MAPPA and the Prison Service
The year 2005-2006 has been the second year that the Prison Service has been part of the MAPPA Responsible Authority, alongside the Probation and Police Services. As part of the Responsible Authority the Prison Service is involved with MAPPA in Warwickshire both strategically, through the Strategic Management Board and operationally, through its links with the MAPPA co-ordinator and other key agencies involved in delivery.

Prisons in the West Midlands prisons area have continued to make important contributions to public protection: • Sharing information with police and probation to make sure that there is a full picture for risk assessment. An integrated referral process enables • Attending and providing information us to identify those offenders who for Level 2 and Level 3 panels. pose the greatest risk and ensures that • Managing risk whilst individuals we are able to direct our time and subject to MAPPA are still in resources to managing the high risk custody. and dangerous cases, commonly called • Using interventions like group work the “critical few” whilst still programmes to reduce individual maintaining the management of the offenders’ risk. other offenders. • Using Offender Assessment Systems (OASys) – a risk assessment tool In line with other areas Warwickshire shared with Probation – to assess has a compliance rate in excess of risk regularly and consistently. 99%, this is achieved by robust • Keeping offenders safely in custody management of the offenders by the to protect the public. staff in all agencies involved in public protection. Work continues to ensure that This compliance rate compares procedures are constantly improved favourably with other Countries and developed. The next 12 months compliance where they have public will see significant developments as disclosure. the Probation and Prison Services work more closely to achieve end-to-end In line with other areas we have offender management with high risk developed an ongoing Business Plan for the work of MAPPA (see Appendix A) offenders managed under MAPPA.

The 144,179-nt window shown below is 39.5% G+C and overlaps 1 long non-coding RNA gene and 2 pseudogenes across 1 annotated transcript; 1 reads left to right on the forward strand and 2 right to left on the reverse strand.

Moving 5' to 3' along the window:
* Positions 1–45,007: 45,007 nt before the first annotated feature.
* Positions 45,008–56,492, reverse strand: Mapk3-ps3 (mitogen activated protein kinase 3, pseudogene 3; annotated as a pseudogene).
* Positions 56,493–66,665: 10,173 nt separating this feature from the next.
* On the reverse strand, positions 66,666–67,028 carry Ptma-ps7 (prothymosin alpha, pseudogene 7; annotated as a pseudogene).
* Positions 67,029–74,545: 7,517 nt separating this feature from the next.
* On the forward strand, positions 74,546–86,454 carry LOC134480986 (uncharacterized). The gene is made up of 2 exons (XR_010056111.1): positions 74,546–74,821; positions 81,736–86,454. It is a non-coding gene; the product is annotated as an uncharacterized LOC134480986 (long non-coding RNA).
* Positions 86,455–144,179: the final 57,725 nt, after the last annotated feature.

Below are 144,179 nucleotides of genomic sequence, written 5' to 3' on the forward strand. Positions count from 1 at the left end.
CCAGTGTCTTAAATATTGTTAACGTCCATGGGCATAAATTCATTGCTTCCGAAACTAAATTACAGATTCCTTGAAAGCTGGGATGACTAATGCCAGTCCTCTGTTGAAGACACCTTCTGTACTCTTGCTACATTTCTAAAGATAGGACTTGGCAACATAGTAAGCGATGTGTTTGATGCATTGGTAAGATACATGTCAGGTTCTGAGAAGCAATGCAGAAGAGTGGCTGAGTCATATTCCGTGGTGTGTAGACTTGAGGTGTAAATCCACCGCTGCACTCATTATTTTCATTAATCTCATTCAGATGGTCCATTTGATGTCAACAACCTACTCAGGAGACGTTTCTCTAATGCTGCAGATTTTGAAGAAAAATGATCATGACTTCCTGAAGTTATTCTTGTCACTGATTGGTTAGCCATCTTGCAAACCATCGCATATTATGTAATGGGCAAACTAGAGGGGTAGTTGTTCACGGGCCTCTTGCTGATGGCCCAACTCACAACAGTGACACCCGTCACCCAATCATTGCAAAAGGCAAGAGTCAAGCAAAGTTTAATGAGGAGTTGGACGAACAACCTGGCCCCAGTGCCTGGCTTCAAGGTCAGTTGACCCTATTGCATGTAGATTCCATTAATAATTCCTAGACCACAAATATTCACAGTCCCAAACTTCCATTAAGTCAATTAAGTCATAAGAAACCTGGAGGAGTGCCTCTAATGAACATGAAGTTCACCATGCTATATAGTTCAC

“Work continues to ensure that procedures are constantly improved and developed.”

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3 Key achievements in Warwickshire MAPPA 2005-06